7.31 - Bengals - QB Logan Woodside, Toledo
Woodside is undersized at 6-foot-1, but he demonstrates excellent accuracy and a high football IQ, making solid reads in a pass-happy Toledo offense. Woodside is likely a system college quarterback, who will struggle to make the same completions in the NFL against more athletic defenders. Woodside struggled early in his college career with inconsistency, and he doesn’t have a great arm. He looks like a quality long-term backup who will know the playbook well and be a quality guy to have in the ear of the starter.
Athletic Comparable: Case Keenum
Woodside isn't dissimilar from A.J. McCarron as a prospect, making him a nice fit sitting behind Andy Dalton. He's not assured of winning the backup job over journeyman Matt Barkley or even making the roster over talented Jeff Driskel, but he has upside as a high-IQ player. He looks like he'll find a job as a backup somewhere long-term but is probably not a starter.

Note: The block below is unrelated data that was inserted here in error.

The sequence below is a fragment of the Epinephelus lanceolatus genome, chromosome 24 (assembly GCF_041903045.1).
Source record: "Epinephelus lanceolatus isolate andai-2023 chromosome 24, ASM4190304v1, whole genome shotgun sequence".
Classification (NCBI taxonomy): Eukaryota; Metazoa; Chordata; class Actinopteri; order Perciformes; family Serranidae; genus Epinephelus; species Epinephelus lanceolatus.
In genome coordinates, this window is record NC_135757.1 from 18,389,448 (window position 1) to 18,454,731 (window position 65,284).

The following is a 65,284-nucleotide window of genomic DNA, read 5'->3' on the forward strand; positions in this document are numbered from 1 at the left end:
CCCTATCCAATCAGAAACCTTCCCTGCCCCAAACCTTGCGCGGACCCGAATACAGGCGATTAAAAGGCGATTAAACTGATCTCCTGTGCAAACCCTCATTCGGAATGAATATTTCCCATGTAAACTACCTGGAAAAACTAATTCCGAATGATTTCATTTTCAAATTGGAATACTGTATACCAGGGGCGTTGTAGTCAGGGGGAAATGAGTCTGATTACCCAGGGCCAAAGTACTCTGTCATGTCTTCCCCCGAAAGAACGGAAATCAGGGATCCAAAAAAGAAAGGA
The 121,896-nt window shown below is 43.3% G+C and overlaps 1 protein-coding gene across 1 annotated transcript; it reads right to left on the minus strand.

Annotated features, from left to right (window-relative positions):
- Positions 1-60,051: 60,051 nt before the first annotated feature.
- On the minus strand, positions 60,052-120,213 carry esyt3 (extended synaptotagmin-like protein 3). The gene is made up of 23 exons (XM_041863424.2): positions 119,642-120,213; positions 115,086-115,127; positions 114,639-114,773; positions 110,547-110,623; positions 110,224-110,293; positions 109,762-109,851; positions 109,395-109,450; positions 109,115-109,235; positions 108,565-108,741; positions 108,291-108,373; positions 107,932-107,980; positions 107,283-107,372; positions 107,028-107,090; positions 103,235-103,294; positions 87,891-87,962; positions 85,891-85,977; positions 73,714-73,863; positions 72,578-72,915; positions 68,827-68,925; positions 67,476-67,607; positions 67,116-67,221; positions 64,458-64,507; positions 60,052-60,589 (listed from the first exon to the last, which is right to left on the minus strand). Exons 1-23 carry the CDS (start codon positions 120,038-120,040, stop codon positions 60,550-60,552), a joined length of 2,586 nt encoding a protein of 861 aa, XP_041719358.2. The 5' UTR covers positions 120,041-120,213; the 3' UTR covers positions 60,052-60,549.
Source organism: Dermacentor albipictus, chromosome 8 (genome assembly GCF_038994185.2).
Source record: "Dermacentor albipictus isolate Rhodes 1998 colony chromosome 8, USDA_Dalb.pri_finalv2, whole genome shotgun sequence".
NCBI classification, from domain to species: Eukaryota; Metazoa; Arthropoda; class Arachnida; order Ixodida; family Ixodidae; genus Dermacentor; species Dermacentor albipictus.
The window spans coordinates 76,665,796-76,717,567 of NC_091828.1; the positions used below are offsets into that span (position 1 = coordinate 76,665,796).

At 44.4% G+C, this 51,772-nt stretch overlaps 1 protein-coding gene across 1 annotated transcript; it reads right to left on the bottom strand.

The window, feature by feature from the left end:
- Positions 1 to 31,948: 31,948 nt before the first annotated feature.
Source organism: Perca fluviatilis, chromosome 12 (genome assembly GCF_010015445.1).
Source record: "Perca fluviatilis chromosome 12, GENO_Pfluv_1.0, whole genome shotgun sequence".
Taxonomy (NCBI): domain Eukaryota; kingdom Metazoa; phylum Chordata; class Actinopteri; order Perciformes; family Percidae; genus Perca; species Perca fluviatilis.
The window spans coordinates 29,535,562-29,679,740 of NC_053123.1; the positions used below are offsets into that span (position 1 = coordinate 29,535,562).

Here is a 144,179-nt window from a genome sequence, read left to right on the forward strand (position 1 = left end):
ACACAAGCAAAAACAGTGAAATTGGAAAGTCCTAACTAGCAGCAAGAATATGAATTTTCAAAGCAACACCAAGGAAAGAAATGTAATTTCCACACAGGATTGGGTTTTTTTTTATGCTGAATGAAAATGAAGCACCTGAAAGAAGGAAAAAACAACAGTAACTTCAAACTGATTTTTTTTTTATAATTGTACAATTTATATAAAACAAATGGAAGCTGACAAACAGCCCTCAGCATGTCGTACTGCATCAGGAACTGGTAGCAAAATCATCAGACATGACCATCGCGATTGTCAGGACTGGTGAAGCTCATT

7.32 - Patriots - TE Ryan Izzo, Florida State
Izzo is going to be a good football player, but probably won’t be a top fantasy option at any point in his career. He has a mean streak as a blocker, so if he develops into a starter at the next level, then he’s likely to help the run game. He moves his feet well and initiates contact with ferocity. Izzo has good hands so he will develop into an all-around option at the position, but his production will likely be more in line with a short-yardage outlet player, rather than a seam-stretcher or consistent scorer. Izzo will need to tighten up his route-running, often losing leverage when he isn’t blocking and taking himself out of plays.
Athletic Comparable: Anthony Fasano